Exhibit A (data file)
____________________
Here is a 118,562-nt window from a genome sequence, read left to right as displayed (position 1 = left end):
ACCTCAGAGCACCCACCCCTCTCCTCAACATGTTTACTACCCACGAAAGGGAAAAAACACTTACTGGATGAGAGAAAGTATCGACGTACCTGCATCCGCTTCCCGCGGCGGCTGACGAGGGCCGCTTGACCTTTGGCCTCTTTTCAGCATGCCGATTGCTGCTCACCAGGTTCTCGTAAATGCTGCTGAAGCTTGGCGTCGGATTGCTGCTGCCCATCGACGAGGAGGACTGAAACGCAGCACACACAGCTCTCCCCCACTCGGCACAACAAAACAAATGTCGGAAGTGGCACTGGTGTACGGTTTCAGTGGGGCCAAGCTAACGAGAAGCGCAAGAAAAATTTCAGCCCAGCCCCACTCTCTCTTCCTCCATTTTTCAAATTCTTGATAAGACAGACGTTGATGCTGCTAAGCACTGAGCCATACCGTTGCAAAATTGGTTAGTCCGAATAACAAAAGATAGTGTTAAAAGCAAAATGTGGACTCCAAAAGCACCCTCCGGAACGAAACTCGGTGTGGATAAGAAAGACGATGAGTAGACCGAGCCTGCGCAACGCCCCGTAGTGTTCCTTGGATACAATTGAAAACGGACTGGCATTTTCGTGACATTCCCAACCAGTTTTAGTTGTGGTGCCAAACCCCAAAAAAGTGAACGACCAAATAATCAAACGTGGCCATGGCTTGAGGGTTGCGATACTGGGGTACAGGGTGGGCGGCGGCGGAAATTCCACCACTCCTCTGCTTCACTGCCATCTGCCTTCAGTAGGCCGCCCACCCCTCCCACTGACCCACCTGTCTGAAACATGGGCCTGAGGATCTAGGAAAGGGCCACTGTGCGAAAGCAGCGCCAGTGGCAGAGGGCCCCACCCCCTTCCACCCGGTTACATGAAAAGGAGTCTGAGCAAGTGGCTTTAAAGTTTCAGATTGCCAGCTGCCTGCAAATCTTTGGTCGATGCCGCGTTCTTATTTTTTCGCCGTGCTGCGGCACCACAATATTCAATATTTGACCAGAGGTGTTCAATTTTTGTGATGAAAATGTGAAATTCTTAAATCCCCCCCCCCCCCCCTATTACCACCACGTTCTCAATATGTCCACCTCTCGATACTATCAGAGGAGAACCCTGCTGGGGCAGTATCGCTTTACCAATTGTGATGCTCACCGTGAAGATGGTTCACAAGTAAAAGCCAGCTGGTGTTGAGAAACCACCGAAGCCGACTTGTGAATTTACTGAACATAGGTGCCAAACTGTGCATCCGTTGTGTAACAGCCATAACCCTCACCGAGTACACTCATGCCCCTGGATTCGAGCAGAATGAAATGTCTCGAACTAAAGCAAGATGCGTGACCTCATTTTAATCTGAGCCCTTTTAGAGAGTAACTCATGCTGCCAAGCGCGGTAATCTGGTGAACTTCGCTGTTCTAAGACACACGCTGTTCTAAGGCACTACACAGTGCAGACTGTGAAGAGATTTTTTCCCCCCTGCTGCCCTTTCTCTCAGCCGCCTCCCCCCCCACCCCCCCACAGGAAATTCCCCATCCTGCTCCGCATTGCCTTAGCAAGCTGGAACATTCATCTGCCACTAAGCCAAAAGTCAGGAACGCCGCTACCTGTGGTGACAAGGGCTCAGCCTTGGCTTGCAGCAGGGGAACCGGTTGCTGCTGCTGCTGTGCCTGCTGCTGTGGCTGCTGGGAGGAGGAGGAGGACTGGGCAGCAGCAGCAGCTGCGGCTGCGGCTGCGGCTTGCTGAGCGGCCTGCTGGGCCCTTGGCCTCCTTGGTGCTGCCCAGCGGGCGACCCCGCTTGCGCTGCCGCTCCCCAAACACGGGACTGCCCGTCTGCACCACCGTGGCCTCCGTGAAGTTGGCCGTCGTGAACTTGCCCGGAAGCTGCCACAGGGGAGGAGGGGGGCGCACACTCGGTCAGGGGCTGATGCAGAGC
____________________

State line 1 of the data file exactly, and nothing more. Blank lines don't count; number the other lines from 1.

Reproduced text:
Here is a 118,562-nt window from a genome sequence, read left to right as displayed (position 1 = left end):